Jennifer Lansden is the Founder and CEO of Rainbow Chameleon Corp., a technology and operations advisory firm, based in New York. Rainbow Chameleon helps early-stage startups and small businesses make the right decisions to grow and scale their businesses. She also sits on the advisory board for several startups and is currently the fractional CTO for a new Fintech.
Before launching Rainbow Chameleon, Jennifer served as a Senior Technology Executive with over 19 years’ experience leading the technology vision, strategy, talent, and complex initiatives for large global financial institutions. She has a successful track record of implementing critical plans by driving multifunctional teams across application development, IT risk management, infrastructure, and enterprise-architecture teams. Her expertise spans risk and compliance technologies, data transformation, cloud, and other emerging technologies.
Her business acumen coupled with strong analytics, technical expertise, resourcefulness, foresight, interpersonal communication skills, and ability to develop partnerships provides her with the skills necessary to enable continuous improvement, risk mitigation, and operational efficiencies.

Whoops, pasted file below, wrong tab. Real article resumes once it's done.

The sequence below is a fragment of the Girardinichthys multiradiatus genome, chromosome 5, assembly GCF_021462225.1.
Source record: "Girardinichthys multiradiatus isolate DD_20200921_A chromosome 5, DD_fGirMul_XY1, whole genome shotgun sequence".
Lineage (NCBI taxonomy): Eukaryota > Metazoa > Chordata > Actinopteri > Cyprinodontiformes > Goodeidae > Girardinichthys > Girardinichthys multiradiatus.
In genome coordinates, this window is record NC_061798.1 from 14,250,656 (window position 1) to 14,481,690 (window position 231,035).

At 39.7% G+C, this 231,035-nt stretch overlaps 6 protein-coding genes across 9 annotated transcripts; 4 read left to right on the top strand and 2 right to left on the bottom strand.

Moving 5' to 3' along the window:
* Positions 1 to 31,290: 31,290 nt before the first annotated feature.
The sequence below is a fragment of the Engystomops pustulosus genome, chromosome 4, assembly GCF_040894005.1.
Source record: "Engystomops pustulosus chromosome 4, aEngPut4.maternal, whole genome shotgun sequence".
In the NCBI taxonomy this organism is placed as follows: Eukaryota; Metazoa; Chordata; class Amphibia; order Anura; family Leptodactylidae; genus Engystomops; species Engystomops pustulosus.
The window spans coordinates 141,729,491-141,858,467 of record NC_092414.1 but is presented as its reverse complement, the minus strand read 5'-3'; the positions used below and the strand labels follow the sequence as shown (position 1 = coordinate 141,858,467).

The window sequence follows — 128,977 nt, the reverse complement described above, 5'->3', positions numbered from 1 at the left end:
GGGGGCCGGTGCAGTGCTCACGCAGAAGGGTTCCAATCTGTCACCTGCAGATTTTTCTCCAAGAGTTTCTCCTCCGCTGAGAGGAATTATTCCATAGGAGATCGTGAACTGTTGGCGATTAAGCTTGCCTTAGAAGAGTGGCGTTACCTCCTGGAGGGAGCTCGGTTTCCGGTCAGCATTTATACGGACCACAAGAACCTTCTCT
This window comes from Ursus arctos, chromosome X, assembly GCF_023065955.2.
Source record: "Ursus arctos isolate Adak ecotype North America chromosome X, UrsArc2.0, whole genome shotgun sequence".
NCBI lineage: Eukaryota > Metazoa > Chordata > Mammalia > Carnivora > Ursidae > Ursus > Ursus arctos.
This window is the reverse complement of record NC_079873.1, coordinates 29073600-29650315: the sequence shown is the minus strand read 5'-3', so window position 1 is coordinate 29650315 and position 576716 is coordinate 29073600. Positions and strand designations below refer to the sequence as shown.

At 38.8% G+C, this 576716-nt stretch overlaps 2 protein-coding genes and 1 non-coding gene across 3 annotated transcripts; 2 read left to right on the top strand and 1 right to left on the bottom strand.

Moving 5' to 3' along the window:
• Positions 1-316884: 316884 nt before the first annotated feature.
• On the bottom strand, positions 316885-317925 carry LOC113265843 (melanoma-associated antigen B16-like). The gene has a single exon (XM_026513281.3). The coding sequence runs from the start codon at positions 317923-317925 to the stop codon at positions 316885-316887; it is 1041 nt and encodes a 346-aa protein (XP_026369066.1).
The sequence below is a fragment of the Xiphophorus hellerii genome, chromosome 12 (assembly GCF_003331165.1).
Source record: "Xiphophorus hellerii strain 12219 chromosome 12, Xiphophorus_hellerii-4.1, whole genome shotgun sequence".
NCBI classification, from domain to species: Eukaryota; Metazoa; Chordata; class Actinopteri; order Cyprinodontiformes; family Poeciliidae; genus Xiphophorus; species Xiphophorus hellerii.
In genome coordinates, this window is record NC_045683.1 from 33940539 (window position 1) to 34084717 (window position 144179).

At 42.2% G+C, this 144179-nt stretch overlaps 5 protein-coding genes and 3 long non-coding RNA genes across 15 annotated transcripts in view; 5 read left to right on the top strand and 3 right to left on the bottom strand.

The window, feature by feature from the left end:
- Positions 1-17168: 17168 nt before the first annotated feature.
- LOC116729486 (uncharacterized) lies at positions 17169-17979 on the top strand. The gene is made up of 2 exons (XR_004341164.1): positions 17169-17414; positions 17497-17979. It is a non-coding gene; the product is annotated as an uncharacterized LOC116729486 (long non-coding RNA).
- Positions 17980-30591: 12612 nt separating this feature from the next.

Jennifer also holds a bachelor’s degree in computer science from Hofstra University. She lives in New York City with her family.
Thank you so much for joining us in this interview series! Can you tell us a story about what brought you to this specific career path?
I’ve always wanted to be an entrepreneur and work for myself. I saw owning a company as a way to create my own destiny. Over the years, I have provided business and technology advice to new companies, and I loved seeing how they evolved from my help.
When I left my corporate job, I took some time off to figure out what I wanted to do. Combining my years of technology delivery experience with new cutting-edge startups seemed like a natural fit. And since I prefer diversity, challenges and flexibility, I decided to figure out how to package my expertise into a regular service for startups.
Can you tell us a story about the hard times that you faced when you first started your journey?
I had been prototyping my business model for some time and was officially going to launch mid-March 2020, but then COVID shut down NYC. While there still seemed to be a demand from potential customers, I had numerous challenges with my son having anxiety about COVID and extreme difficulty handling remote learning. He became the primary focus for our entire family. I was able to continue to work with existing clients, but I was not able to expand or take on any additional tasks.
So, how are things going today? How did grit and resilience lead to your eventual success?